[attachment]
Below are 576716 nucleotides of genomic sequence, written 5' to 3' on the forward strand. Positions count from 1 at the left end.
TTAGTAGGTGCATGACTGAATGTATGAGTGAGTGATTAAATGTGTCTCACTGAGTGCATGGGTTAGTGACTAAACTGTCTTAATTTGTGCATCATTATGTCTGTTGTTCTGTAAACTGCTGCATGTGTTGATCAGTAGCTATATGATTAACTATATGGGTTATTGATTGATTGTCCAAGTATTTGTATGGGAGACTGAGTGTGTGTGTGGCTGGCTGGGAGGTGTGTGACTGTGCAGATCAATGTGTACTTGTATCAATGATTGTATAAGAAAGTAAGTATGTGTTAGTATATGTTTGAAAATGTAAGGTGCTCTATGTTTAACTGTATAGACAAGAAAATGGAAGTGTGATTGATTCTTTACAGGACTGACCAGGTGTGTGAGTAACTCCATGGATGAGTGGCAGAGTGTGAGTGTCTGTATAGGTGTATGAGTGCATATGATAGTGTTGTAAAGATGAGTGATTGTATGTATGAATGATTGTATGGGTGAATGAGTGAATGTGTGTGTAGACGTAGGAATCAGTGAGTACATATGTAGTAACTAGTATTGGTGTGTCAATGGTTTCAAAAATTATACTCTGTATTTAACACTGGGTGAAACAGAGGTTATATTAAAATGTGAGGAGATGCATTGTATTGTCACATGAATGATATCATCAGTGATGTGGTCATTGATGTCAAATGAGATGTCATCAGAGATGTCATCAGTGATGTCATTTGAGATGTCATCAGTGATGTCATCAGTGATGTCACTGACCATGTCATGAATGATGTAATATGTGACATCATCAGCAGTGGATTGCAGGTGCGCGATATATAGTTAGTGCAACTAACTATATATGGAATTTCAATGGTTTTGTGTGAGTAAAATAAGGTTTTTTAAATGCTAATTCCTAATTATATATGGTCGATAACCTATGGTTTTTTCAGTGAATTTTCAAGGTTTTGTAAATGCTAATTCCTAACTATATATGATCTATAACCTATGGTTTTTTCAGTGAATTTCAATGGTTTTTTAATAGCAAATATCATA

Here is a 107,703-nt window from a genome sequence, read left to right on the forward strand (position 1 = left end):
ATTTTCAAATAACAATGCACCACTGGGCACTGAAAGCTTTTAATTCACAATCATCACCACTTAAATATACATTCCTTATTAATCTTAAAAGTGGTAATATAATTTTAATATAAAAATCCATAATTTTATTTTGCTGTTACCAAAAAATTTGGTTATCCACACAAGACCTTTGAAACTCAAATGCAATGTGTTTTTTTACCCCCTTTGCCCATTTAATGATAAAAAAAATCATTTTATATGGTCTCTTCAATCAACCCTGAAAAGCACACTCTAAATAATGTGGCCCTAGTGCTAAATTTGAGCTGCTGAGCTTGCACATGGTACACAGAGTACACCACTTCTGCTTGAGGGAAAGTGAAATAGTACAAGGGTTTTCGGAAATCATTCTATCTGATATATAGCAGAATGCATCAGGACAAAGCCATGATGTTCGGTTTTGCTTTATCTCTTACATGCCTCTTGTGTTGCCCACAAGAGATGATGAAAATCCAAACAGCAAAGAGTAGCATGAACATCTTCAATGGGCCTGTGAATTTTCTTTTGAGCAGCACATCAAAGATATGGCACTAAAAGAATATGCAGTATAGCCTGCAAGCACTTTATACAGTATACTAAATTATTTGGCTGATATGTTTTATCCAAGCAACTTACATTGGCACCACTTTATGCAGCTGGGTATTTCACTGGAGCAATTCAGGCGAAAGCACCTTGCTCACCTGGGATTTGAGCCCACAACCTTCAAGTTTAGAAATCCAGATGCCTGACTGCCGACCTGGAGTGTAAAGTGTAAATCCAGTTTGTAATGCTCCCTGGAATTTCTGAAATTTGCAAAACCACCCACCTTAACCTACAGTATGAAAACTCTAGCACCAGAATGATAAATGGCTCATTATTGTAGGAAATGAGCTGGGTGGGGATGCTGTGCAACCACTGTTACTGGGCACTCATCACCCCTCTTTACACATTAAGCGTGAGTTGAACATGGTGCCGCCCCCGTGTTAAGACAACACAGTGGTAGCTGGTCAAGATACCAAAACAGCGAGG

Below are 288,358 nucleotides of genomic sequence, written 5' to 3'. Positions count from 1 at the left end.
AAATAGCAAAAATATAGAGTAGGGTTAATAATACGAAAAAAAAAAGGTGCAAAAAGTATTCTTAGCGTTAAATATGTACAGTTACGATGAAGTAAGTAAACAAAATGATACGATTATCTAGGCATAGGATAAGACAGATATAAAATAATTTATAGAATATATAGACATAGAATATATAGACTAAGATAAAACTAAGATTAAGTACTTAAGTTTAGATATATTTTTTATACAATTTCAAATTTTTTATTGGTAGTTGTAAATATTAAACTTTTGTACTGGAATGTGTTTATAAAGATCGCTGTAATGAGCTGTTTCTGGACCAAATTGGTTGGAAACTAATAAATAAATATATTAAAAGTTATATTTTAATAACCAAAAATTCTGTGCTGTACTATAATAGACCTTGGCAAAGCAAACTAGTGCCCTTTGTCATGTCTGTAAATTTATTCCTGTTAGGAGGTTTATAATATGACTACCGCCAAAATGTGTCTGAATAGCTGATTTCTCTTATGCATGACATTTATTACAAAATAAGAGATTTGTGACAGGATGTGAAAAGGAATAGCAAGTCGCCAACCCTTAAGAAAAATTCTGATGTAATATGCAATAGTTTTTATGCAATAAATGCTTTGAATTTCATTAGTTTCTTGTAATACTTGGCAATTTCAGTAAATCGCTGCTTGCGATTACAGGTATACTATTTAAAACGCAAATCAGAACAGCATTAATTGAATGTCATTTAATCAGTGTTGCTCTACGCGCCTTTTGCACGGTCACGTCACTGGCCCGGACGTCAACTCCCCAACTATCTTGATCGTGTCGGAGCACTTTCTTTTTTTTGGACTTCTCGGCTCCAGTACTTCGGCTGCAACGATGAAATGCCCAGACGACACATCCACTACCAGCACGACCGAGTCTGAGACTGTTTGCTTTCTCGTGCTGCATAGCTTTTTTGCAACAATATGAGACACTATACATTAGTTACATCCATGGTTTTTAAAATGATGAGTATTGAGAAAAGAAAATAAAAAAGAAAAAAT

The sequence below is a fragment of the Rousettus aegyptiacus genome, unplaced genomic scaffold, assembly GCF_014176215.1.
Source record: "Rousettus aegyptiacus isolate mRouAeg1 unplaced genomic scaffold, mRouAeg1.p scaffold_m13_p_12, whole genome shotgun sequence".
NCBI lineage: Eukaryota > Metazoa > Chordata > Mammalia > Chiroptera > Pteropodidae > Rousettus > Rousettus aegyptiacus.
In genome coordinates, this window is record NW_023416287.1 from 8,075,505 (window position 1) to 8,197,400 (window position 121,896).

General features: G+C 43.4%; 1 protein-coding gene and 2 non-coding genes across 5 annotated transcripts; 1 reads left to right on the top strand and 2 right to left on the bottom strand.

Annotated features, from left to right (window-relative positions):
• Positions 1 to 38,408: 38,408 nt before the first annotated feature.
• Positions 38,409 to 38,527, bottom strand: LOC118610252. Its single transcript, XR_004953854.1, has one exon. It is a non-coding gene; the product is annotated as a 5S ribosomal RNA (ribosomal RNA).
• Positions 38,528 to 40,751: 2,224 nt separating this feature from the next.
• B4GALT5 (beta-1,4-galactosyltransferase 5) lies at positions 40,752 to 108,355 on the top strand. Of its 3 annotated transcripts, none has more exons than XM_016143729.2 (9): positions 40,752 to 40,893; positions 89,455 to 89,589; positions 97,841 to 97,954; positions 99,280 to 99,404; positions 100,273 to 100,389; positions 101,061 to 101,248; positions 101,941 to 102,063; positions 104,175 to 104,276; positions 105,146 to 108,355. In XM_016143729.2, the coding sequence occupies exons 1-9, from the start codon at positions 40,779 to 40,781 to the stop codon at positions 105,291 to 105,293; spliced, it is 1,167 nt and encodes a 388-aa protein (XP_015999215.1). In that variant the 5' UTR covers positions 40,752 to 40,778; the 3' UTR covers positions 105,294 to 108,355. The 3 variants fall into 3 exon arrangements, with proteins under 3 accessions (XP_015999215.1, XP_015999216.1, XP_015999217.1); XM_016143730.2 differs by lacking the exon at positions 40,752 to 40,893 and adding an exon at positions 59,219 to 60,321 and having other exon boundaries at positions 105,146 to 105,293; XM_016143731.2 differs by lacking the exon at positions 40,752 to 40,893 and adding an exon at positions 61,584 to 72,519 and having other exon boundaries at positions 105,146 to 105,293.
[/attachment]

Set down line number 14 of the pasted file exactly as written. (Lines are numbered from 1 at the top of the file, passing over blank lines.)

• Positions 38,409 to 38,527, bottom strand: LOC118610252. Its single transcript, XR_004953854.1, has one exon. It is a non-coding gene; the product is annotated as a 5S ribosomal RNA (ribosomal RNA).